However, Clark and other human rights activists believe that racism must be seen as an institutionalised system of oppression and exploitation that is reinforced by a complex and pervasive system of beliefs, policies, and laws, which are also prevalent in the United States and Israel.

"Given that the U.S. has consistently stressed human rights when formulating foreign policy and criticising other nations for the behaviour, the Bush administration's unwillingness to address similar problems identical within its own borders stand as nakedly hypocritical," said Ajamu Baraka, executive director of the U.S. Human Rights Network, an umbrella group comprising hundreds of organisations.

Last year, Baraka's group submitted to the Geneva-based U.N. Committee on the Elimination of Racial Discrimination (CERD) a 600-page report citing hundreds of cases of individuals belonging to racial minorities who faced harassment and discrimination at the hands of authorities and employers all across the country.

U.N. investigators completed their inquiry, found the charges to be valid and asked the U.S. government to take appropriate measures.

Baraka said she hoped that Obama would take "immediate and significant steps" to repair "this damage to improve the domestic human rights landscape." But in order to do so, he must also join the international efforts to root out institutionalized forms of racism.

"[He] should commit the U.S. to an active role in the Durban review process," she said. "Now it appears the primary obstacles to participation have been cleared. We can ask for no more."

The Obama administration has left open the possibility of taking part in the Geneva conference, but only if it found the outcome document being desirable.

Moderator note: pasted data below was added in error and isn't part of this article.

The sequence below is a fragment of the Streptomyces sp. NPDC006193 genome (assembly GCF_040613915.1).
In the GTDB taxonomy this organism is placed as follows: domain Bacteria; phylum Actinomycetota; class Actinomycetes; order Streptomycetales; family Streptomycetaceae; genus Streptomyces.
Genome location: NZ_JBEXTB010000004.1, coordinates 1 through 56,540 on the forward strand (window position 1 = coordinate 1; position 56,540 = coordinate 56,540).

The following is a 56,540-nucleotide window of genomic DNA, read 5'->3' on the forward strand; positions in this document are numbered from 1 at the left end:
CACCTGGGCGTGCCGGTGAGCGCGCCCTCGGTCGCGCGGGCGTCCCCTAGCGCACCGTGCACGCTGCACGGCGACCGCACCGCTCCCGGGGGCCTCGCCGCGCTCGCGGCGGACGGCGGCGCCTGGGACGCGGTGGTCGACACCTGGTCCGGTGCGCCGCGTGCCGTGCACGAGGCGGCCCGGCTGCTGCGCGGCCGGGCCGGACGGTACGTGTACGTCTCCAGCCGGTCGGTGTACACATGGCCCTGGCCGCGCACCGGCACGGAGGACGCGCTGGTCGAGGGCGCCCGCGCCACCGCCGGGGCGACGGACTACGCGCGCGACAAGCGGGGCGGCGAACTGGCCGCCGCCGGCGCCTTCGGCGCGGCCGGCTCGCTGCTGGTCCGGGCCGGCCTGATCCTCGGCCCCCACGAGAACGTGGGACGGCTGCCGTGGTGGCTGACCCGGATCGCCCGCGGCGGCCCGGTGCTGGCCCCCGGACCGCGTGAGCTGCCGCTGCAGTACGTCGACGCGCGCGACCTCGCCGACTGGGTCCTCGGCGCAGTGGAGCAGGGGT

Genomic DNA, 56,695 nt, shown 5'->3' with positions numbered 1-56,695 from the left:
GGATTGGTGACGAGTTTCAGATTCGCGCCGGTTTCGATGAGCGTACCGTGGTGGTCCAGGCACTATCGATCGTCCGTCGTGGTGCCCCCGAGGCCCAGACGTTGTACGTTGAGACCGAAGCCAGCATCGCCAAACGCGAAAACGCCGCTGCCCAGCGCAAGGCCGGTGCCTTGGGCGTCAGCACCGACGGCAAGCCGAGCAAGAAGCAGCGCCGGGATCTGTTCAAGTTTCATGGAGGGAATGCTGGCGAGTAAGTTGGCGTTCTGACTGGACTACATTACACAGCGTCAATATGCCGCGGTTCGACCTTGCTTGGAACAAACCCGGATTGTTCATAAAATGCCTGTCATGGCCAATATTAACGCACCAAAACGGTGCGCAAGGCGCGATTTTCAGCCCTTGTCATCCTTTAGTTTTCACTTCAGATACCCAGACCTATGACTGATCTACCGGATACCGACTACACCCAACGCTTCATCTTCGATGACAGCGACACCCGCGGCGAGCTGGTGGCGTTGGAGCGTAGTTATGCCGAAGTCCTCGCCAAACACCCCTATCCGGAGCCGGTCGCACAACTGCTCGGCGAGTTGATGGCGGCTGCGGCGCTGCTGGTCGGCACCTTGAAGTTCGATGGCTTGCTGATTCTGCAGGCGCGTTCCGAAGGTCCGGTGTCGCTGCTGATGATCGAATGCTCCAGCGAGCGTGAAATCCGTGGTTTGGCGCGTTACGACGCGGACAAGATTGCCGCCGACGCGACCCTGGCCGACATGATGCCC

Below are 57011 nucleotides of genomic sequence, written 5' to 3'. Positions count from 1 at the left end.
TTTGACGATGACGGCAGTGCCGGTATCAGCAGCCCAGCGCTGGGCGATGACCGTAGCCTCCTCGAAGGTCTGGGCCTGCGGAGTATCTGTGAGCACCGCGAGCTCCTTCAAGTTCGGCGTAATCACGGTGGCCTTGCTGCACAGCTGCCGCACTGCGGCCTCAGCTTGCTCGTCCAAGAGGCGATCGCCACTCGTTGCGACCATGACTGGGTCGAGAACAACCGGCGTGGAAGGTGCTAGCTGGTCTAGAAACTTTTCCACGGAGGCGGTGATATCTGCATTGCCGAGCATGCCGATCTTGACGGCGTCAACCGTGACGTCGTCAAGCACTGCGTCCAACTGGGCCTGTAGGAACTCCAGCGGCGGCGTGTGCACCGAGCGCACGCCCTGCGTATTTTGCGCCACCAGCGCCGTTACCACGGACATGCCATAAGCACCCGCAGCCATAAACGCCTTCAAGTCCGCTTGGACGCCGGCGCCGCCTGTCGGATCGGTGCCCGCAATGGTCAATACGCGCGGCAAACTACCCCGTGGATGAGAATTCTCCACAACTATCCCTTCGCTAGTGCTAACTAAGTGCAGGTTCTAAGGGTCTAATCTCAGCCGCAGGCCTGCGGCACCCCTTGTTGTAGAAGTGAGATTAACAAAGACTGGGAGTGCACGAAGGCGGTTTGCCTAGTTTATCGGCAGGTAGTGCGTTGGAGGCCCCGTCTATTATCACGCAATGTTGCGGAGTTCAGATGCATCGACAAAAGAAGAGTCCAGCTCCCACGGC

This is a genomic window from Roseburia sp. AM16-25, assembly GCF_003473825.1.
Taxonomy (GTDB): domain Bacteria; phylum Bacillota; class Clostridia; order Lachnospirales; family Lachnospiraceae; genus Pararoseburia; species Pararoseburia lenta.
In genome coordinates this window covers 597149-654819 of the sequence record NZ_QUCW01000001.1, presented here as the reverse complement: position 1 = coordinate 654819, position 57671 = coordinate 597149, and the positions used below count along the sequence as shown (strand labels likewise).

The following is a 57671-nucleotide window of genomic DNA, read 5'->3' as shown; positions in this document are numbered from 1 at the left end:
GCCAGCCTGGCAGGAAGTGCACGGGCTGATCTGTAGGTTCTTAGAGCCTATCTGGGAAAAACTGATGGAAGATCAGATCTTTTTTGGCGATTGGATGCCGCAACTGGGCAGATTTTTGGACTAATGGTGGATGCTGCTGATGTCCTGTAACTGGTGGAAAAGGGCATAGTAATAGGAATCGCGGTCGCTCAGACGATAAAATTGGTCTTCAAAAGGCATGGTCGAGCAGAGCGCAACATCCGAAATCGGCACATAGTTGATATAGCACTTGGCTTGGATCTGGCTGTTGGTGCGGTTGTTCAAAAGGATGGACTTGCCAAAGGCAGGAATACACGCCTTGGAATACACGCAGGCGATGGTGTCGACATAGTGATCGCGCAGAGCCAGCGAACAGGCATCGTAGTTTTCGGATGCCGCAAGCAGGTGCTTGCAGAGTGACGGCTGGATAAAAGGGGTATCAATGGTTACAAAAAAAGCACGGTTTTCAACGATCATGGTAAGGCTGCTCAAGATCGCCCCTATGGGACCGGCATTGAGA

"We will observe developments in Geneva and in capitals to see if such an outcome emerges," said Wood. "We would be prepared to reengage if a document [is delivered] that meets [our] criteria."

The draft outcome document for the Durban Review Conference contains several references objectionable not only to the United States and Israel, but also the European Union and Canada.

One of the major objections to the text surrounds the wording on the Israeli occupation of Palestine. The draft expresses deep concern at the plight of refugees and other inhabitants of the Arab occupied territories as well as displaced persons who were forced to leave their homes because of war and "racial policies" of Israel, the occupying power

In preparing for the April conference, the majority of countries from Latin America, Asia, and Africa had no disagreements with the text.

"Refusing to come to the table will be seen as an arrogant assault on the process of diplomacy," said Clark, who thinks such a response is likely to be viewed by the world community as "an act of obstruction to the global struggle against racism."

Rights activists in Canada hold similar views on their government's refusal to participate in the conference.

"The racism in Canadian society is rather subtle, but from time to time open outbursts, yet it remains very symbolic in a sense that it remains with events tied with particular communities," Khaleda Manzoor, who teaches economics at Ryerson University in Toronto, told IPS. In her view, as a liberal democracy that champions the cause of human rights protection, Canada is failing to create cross-cultural communication and dialogue.

"Do the immigrants feel that they have economically, socially, culturally, and politically become the citizens of Canada and belong here? These questions need profound analysis and investigation," she said in support of Canadian participation in the conference.